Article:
The story behind Kensington’s mystery runner


Photo by Caeden Babcock

Richard Regan jogs down Cedar Lane on his daily 7-mile run. Regan runs all throughout Kensington and has been doing so for 25 years.

Those who live in Kensington are no stranger to the sight of a man with long hair and a neon shirt running along the sidewalk. Almost anywhere, and at any time of day, he can be seen running. But who he actually is remains unknown to most Kensington residents.

Meet Richard Regan, a 64-year-old Kensington resident who has been running for 25 years. His running journey started when he decided to start losing weight.

“25 years ago, I tipped the scales at 252 pounds. I decided I had to do something about my weight. So gradually I started running every day starting in increments of one, three, five and seven miles a day (my current rate). I am proud to say that presently, I tip the scales at 168 pounds and hope to one day reach my high school weight of 155 pounds,” Regan said.

Even though Regan started running just to lose weight, he was able to develop a passion for it that went farther than physical exercise.

“I am addicted to running for many reasons. Running keeps me physically, spiritually and psychologically balanced. It has contributed tremendously to my mental health well-being, particularly during the pandemic,” Reagan said.

Regan poses for an American Indian Heritage Month photo. (Photo courtesy of Richard Regan)

Regan currently runs seven miles a day, which he has maintained for seven years, adding up to 12,775 total miles. And to no surprise, Regan races through a pair of running shoes every three months. This impressive running schedule, however, is also driven by his ancestors.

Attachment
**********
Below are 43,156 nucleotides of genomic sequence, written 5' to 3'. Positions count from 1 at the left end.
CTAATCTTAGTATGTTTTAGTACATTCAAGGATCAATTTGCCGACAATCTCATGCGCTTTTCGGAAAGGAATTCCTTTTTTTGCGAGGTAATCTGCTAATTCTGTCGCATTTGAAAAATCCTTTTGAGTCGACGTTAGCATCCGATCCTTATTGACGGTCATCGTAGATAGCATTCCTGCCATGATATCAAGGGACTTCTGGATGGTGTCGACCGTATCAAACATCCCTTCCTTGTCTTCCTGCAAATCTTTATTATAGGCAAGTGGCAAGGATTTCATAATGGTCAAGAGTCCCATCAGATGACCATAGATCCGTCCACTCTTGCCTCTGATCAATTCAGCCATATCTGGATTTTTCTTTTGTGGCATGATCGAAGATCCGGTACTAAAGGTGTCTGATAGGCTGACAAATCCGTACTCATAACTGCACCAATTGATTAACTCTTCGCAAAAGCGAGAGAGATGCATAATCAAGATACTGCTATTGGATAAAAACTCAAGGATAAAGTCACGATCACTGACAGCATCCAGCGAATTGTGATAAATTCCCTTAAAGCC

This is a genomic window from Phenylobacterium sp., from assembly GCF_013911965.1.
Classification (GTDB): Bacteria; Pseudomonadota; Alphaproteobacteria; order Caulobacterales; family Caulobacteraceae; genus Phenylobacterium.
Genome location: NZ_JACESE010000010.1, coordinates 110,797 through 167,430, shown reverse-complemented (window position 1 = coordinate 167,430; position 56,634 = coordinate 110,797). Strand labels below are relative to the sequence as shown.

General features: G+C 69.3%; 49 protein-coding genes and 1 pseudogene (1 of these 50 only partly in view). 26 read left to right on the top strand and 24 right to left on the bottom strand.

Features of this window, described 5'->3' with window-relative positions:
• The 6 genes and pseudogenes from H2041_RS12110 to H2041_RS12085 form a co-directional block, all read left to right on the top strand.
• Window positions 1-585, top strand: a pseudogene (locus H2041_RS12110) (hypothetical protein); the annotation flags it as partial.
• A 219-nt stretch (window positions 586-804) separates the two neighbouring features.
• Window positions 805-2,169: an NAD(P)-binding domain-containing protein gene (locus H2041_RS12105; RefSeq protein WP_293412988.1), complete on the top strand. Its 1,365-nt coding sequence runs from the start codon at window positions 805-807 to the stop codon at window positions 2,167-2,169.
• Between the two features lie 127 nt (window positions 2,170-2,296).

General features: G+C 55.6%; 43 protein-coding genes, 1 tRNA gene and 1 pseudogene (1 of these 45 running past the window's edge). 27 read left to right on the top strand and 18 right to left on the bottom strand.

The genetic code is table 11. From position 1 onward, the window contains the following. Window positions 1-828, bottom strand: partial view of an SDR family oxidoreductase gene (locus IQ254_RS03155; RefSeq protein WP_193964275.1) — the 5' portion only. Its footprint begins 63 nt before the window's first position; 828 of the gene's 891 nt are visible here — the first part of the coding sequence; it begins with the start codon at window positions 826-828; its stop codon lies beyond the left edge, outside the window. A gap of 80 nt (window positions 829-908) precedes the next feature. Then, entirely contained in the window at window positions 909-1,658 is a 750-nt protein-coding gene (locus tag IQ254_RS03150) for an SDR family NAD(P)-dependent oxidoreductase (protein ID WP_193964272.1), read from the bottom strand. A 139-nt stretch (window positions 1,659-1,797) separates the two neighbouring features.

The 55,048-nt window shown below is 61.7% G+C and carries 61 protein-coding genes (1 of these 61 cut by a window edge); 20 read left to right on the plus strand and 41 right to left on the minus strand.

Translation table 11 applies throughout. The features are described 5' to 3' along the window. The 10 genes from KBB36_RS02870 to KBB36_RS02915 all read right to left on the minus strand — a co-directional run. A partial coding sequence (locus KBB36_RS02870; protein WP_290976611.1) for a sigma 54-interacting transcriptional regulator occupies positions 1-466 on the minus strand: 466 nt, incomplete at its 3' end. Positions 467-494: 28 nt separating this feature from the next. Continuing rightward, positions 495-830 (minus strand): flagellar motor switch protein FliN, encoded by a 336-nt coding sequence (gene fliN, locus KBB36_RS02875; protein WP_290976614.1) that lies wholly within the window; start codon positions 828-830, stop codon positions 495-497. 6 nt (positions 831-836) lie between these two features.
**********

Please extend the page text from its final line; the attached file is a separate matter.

“As an Indigenous person, I feel I honor my ancestors by running daily. Each time my foot hits the pavement I feel the heartbeat of Mother Earth. Every stride I take, I symbolically regain a portion of the land that was taken from my people by White folks. I complete the circle of life by letting the world know my people are still here despite the trauma from centuries of forced assimilation and cultural genocide against us,” Regan said.

Regan grew up in Lumbee Indian Country in Robeson County, North Carolina in a small town called Pembroke. Then in 1990, Regan followed his now-wife to Kensington, getting a job in DC.

“I am a Senior Diversity and Inclusion Consultant with the Internal Revenue Service in Washington, DC,” Regan said.

Regan has honored his culture through work as well as running: working a variety of jobs.

“I have been in the so-called ‘inclusion space’ for over 40 years at the non-profit, local, state, federal and tribal government levels in capacities of a community organizer, prison chaplain, Governor’s aide, Congressional legislative director, Environmental Protection Specialist and American Indian Program Manager,” Regan said.

Regan’s inspiration for running doesn’t stop at his culture. He also runs because his son is a runner as well.

“He [Nicolas Regan] was an NCAA Division I runner at the University of Maryland at College Park, Maryland, and American University in Washington DC. He represented Walter Johnson High School on the Washington Post’s 2010 Boys Cross Country First Team as well as the 2010 and 2009 All-Gazette Boys Cross Country First Team,” Regan said.

Photo of Nicholas Regan at the 2010 National Scholastic Championships Runnere-ups with All American Honors. (Photo by Caeden Babcock)

Nicholas Regan is a 2011 grad from WJ. Along with being the SGA Secretary, Nicholas Regan was captain of the track team. He placed second at the 4A Maryland State cross country championship in 2010 and helped drive WJ to three straight Maryland State cross country championships from 2008 to 2010. Regan was also a part of the Boys XC dynasty that won four State Championships from 2008 to 2011.

“Nick was a very tough kid and quiet leader, led by example. He worked very hard and at his best running when he was running relay for three other guys,” track and cross country coach Thomas Martin said.

Richard Regan’s passion for running hasn’t wavered over his 25 years of running, and he doesn’t plan on quitting anytime soon.

“At 64 years old, I hope to keep hitting the pavement until my body tells me it is time to hang up my shoes,” Regan said.